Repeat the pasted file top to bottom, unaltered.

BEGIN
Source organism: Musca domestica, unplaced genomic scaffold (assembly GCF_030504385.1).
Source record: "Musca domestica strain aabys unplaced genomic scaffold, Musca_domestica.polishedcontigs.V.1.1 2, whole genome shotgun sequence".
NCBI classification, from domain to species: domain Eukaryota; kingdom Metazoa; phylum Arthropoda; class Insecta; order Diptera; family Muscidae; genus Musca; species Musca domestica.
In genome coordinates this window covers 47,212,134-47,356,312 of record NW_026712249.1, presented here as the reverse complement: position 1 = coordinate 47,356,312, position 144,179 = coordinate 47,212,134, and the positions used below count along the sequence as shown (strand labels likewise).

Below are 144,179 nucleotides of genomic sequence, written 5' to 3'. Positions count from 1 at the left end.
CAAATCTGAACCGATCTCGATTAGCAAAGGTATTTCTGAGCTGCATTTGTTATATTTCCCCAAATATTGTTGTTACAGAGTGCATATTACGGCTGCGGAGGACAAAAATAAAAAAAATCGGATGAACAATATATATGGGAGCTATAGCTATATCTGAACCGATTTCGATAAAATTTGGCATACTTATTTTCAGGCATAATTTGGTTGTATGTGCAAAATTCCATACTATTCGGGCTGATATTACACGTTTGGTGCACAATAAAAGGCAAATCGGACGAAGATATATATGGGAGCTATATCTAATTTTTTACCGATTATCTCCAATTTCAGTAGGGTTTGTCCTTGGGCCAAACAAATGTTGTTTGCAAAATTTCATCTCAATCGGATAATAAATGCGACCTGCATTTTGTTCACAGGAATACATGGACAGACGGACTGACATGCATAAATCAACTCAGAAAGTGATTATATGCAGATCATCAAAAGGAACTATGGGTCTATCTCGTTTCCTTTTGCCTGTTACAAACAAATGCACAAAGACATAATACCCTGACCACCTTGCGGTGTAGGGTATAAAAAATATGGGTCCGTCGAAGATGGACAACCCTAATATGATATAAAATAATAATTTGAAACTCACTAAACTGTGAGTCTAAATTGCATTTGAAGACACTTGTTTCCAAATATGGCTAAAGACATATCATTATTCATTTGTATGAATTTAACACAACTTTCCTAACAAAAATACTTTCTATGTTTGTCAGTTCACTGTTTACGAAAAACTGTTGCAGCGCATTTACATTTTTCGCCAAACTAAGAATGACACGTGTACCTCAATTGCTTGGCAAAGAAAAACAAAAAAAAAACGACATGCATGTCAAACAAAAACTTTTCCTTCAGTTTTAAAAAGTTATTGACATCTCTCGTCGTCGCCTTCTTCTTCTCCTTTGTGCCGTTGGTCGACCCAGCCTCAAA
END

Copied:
Source organism: Musca domestica, unplaced genomic scaffold (assembly GCF_030504385.1).
Source record: "Musca domestica strain aabys unplaced genomic scaffold, Musca_domestica.polishedcontigs.V.1.1 2, whole genome shotgun sequence".
NCBI classification, from domain to species: domain Eukaryota; kingdom Metazoa; phylum Arthropoda; class Insecta; order Diptera; family Muscidae; genus Musca; species Musca domestica.
In genome coordinates this window covers 47,212,134-47,356,312 of record NW_026712249.1, presented here as the reverse complement: position 1 = coordinate 47,356,312, position 144,179 = coordinate 47,212,134, and the positions used below count along the sequence as shown (strand labels likewise).

Below are 144,179 nucleotides of genomic sequence, written 5' to 3'. Positions count from 1 at the left end.
CAAATCTGAACCGATCTCGATTAGCAAAGGTATTTCTGAGCTGCATTTGTTATATTTCCCCAAATATTGTTGTTACAGAGTGCATATTACGGCTGCGGAGGACAAAAATAAAAAAAATCGGATGAACAATATATATGGGAGCTATAGCTATATCTGAACCGATTTCGATAAAATTTGGCATACTTATTTTCAGGCATAATTTGGTTGTATGTGCAAAATTCCATACTATTCGGGCTGATATTACACGTTTGGTGCACAATAAAAGGCAAATCGGACGAAGATATATATGGGAGCTATATCTAATTTTTTACCGATTATCTCCAATTTCAGTAGGGTTTGTCCTTGGGCCAAACAAATGTTGTTTGCAAAATTTCATCTCAATCGGATAATAAATGCGACCTGCATTTTGTTCACAGGAATACATGGACAGACGGACTGACATGCATAAATCAACTCAGAAAGTGATTATATGCAGATCATCAAAAGGAACTATGGGTCTATCTCGTTTCCTTTTGCCTGTTACAAACAAATGCACAAAGACATAATACCCTGACCACCTTGCGGTGTAGGGTATAAAAAATATGGGTCCGTCGAAGATGGACAACCCTAATATGATATAAAATAATAATTTGAAACTCACTAAACTGTGAGTCTAAATTGCATTTGAAGACACTTGTTTCCAAATATGGCTAAAGACATATCATTATTCATTTGTATGAATTTAACACAACTTTCCTAACAAAAATACTTTCTATGTTTGTCAGTTCACTGTTTACGAAAAACTGTTGCAGCGCATTTACATTTTTCGCCAAACTAAGAATGACACGTGTACCTCAATTGCTTGGCAAAGAAAAACAAAAAAAAAACGACATGCATGTCAAACAAAAACTTTTCCTTCAGTTTTAAAAAGTTATTGACATCTCTCGTCGTCGCCTTCTTCTTCTCCTTTGTGCCGTTGGTCGACCCAGCCTCAAA